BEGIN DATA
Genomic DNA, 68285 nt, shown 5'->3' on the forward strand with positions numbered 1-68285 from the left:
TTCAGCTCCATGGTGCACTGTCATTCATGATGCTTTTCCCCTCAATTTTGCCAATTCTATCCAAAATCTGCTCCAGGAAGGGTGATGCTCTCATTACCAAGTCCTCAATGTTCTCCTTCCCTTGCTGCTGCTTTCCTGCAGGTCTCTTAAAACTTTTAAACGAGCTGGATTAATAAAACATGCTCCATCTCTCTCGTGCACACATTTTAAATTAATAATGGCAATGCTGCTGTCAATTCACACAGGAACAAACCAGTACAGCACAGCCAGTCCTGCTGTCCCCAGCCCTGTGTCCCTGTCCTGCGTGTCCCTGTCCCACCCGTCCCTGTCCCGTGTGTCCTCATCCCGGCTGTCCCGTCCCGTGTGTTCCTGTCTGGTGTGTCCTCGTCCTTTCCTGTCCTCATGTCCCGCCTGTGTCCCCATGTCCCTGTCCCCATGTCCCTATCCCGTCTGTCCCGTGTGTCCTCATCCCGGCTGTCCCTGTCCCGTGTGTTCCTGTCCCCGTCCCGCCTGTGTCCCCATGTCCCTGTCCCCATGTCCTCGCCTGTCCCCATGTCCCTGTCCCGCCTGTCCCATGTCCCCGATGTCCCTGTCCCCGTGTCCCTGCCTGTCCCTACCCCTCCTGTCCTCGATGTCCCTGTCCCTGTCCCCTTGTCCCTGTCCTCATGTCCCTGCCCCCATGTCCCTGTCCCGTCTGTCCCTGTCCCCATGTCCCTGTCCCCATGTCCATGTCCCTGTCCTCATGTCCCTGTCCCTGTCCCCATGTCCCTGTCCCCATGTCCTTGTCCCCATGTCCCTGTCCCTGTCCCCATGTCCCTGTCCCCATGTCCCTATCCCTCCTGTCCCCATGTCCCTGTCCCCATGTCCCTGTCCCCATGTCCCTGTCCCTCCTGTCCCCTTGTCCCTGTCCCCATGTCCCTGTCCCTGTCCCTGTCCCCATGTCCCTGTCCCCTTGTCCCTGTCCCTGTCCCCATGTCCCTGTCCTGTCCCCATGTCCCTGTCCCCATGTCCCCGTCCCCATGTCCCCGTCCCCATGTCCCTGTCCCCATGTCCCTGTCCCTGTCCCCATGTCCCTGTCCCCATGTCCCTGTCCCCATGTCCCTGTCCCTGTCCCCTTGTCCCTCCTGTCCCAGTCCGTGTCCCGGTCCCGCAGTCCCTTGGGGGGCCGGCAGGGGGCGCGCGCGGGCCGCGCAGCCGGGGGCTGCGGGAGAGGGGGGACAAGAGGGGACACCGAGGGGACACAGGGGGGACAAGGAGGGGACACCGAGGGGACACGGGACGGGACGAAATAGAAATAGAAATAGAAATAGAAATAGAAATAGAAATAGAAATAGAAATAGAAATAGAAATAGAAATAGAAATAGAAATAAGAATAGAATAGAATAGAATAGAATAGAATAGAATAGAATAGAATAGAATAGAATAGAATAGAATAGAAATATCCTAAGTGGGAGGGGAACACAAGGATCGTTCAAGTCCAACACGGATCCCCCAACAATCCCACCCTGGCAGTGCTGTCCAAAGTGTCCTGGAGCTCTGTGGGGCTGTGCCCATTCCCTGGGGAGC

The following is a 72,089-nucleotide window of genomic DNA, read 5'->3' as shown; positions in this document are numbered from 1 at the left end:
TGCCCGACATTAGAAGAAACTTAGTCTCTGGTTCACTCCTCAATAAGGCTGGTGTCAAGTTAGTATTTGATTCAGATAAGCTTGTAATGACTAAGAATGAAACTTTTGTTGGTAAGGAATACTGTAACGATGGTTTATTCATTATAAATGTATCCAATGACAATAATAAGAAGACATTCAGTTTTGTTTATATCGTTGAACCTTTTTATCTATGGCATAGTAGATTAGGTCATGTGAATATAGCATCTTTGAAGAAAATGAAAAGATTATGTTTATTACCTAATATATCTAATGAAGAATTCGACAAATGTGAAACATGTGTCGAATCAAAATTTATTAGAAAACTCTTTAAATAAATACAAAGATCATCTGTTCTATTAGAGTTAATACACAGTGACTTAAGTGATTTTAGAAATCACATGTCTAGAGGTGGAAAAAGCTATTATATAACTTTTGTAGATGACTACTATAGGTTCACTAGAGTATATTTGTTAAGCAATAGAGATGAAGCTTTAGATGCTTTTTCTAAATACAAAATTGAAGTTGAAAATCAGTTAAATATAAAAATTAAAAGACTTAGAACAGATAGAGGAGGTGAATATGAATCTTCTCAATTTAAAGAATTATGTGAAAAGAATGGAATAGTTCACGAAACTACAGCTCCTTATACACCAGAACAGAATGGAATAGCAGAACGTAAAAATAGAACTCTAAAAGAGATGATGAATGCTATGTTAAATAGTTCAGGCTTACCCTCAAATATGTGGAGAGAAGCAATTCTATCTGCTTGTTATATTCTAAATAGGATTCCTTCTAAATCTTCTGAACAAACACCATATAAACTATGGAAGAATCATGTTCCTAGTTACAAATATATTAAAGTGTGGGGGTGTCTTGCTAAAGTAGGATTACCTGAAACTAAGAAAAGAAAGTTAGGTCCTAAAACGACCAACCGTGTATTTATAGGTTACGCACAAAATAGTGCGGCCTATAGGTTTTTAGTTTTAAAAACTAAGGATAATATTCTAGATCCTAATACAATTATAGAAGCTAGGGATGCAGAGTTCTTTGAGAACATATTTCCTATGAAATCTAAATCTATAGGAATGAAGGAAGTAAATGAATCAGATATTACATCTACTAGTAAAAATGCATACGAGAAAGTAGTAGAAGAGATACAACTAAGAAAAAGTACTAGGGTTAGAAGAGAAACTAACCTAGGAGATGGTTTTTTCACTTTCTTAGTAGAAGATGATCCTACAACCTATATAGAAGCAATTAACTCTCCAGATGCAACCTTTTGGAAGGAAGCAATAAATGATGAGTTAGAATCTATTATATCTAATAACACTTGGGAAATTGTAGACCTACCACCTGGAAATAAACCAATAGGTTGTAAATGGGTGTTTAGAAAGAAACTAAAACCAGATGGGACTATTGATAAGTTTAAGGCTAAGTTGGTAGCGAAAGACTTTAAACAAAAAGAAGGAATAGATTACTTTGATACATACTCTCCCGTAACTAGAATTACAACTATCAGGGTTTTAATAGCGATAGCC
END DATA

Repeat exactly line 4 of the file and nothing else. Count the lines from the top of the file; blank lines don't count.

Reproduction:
TGCCCGACATTAGAAGAAACTTAGTCTCTGGTTCACTCCTCAATAAGGCTGGTGTCAAGTTAGTATTTGATTCAGATAAGCTTGTAATGACTAAGAATGAAACTTTTGTTGGTAAGGAATACTGTAACGATGGTTTATTCATTATAAATGTATCCAATGACAATAATAAGAAGACATTCAGTTTTGTTTATATCGTTGAACCTTTTTATCTATGGCATAGTAGATTAGGTCATGTGAATATAGCATCTTTGAAGAAAATGAAAAGATTATGTTTATTACCTAATATATCTAATGAAGAATTCGACAAATGTGAAACATGTGTCGAATCAAAATTTATTAGAAAACTCTTTAAATAAATACAAAGATCATCTGTTCTATTAGAGTTAATACACAGTGACTTAAGTGATTTTAGAAATCACATGTCTAGAGGTGGAAAAAGCTATTATATAACTTTTGTAGATGACTACTATAGGTTCACTAGAGTATATTTGTTAAGCAATAGAGATGAAGCTTTAGATGCTTTTTCTAAATACAAAATTGAAGTTGAAAATCAGTTAAATATAAAAATTAAAAGACTTAGAACAGATAGAGGAGGTGAATATGAATCTTCTCAATTTAAAGAATTATGTGAAAAGAATGGAATAGTTCACGAAACTACAGCTCCTTATACACCAGAACAGAATGGAATAGCAGAACGTAAAAATAGAACTCTAAAAGAGATGATGAATGCTATGTTAAATAGTTCAGGCTTACCCTCAAATATGTGGAGAGAAGCAATTCTATCTGCTTGTTATATTCTAAATAGGATTCCTTCTAAATCTTCTGAACAAACACCATATAAACTATGGAAGAATCATGTTCCTAGTTACAAATATATTAAAGTGTGGGGGTGTCTTGCTAAAGTAGGATTACCTGAAACTAAGAAAAGAAAGTTAGGTCCTAAAACGACCAACCGTGTATTTATAGGTTACGCACAAAATAGTGCGGCCTATAGGTTTTTAGTTTTAAAAACTAAGGATAATATTCTAGATCCTAATACAATTATAGAAGCTAGGGATGCAGAGTTCTTTGAGAACATATTTCCTATGAAATCTAAATCTATAGGAATGAAGGAAGTAAATGAATCAGATATTACATCTACTAGTAAAAATGCATACGAGAAAGTAGTAGAAGAGATACAACTAAGAAAAAGTACTAGGGTTAGAAGAGAAACTAACCTAGGAGATGGTTTTTTCACTTTCTTAGTAGAAGATGATCCTACAACCTATATAGAAGCAATTAACTCTCCAGATGCAACCTTTTGGAAGGAAGCAATAAATGATGAGTTAGAATCTATTATATCTAATAACACTTGGGAAATTGTAGACCTACCACCTGGAAATAAACCAATAGGTTGTAAATGGGTGTTTAGAAAGAAACTAAAACCAGATGGGACTATTGATAAGTTTAAGGCTAAGTTGGTAGCGAAAGACTTTAAACAAAAAGAAGGAATAGATTACTTTGATACATACTCTCCCGTAACTAGAATTACAACTATCAGGGTTTTAATAGCGATAGCC